Review of the comparative pathology of the Hoeppli phenomenon shows that it is correlated with substantial egg loads, appears during the later part of the acute primary state of infection, arises around mature eggs, occurs selectively in organs with large egg loads and affects a fraction of eggs not exceeding 10 percent at any time.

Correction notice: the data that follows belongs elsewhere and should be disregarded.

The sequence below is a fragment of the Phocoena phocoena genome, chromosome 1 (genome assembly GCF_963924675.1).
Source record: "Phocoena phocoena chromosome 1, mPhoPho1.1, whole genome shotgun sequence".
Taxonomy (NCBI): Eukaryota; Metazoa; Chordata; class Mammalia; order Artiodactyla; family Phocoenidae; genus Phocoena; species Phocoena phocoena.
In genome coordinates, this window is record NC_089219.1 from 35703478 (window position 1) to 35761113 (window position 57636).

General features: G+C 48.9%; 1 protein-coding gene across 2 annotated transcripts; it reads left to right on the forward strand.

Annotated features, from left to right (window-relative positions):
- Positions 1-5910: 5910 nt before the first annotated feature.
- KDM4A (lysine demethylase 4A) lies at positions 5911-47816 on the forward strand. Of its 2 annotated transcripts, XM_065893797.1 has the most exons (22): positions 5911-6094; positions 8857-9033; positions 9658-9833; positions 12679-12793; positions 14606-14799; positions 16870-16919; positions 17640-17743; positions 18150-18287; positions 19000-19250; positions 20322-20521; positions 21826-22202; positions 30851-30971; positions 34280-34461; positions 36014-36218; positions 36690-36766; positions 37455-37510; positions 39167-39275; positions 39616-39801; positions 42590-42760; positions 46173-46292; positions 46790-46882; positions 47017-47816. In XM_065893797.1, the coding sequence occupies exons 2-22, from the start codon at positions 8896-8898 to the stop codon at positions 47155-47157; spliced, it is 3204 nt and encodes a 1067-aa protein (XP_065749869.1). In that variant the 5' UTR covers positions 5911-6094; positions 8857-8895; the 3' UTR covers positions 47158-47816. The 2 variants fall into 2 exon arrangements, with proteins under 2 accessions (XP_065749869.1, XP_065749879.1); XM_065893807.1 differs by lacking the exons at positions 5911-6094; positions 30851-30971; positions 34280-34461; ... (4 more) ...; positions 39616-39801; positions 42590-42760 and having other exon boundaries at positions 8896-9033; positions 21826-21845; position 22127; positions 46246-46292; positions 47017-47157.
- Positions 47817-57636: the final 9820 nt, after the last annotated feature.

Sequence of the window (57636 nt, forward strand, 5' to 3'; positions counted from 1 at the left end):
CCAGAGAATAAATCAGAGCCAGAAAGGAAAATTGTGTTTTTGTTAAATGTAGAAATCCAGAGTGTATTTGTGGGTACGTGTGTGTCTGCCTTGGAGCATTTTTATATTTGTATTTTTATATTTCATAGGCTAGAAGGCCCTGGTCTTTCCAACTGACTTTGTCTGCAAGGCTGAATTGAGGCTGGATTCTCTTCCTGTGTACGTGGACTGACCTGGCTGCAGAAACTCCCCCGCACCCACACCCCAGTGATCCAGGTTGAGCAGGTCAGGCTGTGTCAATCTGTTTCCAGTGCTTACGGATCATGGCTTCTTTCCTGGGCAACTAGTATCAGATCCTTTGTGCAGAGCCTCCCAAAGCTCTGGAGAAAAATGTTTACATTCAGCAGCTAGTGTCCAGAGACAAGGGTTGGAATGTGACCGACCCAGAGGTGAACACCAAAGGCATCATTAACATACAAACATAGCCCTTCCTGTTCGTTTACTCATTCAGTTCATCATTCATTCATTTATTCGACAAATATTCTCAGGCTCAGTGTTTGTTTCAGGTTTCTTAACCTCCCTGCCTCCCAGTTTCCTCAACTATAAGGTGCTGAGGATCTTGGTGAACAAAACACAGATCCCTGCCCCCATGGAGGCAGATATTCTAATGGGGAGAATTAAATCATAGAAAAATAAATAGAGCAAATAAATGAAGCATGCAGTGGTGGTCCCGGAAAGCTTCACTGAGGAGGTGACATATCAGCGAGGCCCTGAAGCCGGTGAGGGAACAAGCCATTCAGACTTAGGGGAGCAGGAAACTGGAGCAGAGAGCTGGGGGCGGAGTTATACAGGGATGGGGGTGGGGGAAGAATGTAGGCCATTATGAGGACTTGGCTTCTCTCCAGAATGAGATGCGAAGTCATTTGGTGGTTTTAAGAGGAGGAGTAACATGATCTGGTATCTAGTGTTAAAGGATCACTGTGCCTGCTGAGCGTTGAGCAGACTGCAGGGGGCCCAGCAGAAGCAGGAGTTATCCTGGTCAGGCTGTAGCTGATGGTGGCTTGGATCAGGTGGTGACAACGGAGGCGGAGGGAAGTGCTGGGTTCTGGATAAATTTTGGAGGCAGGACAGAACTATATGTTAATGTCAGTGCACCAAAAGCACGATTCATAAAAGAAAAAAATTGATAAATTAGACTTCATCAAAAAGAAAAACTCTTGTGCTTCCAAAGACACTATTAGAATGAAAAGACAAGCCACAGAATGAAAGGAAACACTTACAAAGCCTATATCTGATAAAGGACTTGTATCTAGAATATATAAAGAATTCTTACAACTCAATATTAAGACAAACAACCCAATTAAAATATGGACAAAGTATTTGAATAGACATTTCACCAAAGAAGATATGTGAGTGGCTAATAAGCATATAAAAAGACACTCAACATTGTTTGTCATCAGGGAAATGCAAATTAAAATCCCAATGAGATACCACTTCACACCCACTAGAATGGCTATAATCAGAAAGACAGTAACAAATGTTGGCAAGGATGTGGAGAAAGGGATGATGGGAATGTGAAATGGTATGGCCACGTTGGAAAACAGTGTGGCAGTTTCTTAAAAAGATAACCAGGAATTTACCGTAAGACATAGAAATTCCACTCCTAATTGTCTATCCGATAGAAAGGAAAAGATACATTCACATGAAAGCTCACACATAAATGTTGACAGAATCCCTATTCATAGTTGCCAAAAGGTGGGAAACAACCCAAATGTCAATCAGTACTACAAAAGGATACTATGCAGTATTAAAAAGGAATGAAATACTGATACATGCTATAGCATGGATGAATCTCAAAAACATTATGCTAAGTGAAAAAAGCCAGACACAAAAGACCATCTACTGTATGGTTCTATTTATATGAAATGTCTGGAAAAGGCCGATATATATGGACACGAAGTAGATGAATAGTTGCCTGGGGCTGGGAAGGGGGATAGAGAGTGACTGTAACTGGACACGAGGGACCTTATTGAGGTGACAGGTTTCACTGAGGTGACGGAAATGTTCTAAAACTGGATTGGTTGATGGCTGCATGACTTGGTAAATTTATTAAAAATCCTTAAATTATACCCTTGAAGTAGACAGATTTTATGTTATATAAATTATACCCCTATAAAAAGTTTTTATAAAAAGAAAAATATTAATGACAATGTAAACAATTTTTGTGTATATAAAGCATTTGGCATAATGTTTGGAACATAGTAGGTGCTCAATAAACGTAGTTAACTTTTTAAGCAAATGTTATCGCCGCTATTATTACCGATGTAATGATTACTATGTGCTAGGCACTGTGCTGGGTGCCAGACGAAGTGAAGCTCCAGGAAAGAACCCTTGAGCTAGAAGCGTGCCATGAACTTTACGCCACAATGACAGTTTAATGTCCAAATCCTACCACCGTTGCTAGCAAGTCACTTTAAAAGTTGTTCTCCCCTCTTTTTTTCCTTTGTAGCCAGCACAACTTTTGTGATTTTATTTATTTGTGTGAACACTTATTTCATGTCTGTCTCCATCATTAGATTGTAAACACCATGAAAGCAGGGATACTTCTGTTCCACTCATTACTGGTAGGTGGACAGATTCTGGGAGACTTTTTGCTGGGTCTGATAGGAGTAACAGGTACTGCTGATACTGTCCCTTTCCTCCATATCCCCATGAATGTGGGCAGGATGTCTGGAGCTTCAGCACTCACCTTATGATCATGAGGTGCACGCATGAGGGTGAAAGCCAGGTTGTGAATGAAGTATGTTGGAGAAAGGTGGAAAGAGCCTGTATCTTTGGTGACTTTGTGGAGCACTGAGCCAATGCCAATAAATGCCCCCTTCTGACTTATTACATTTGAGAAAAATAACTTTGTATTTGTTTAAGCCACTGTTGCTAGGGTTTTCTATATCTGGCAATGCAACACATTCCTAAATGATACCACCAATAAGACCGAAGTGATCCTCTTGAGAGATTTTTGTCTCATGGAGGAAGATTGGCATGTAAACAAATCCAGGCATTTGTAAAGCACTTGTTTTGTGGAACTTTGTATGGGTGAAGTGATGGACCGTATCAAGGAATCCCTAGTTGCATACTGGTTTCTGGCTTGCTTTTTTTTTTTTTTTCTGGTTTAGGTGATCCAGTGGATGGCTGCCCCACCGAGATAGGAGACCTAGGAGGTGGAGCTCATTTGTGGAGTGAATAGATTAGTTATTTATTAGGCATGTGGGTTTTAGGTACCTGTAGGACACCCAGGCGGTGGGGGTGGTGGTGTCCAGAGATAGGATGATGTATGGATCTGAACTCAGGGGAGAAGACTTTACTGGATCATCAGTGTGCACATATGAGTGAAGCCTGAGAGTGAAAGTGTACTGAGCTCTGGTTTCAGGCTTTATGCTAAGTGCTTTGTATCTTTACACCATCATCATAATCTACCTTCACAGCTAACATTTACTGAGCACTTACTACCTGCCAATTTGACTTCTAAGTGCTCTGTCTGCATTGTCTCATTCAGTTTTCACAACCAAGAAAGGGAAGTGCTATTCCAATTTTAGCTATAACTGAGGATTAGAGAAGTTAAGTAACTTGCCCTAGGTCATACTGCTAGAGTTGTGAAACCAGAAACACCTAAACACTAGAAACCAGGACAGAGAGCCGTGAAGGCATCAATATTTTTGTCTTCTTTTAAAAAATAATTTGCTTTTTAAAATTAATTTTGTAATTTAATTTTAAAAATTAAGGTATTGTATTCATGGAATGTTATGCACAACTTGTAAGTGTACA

Immunofluorescent studies in Mastomys coucha show that the Hoeppli corona contains both egg antigen and fixed host globulin, and is therefore an antigen-antibody complex. Within the complex, there is a gradient of antigen-antibody concentration, with antibody excess in the periphery. The precipitate pursues a sequence of maturation and degradation concomitant with the evolution of the pseudotubercle, during which additional host and parasite components may be incorporated into it. The characteristics of the Hoeppli phenomenon in three schistosome species, its relationship to the in vitro circumoval precipitate, and to stellate precipitates in other granulomatous diseases are discussed, and it is postulated that the Hoeppli phenomenon is an auxiliary mechanism of antigen sequestration invoked by the heavily infected host when antigen production against certain egg fractions attains a critical concentration and ratio resulting in precipitation of an antigen-antibody complex in vivo.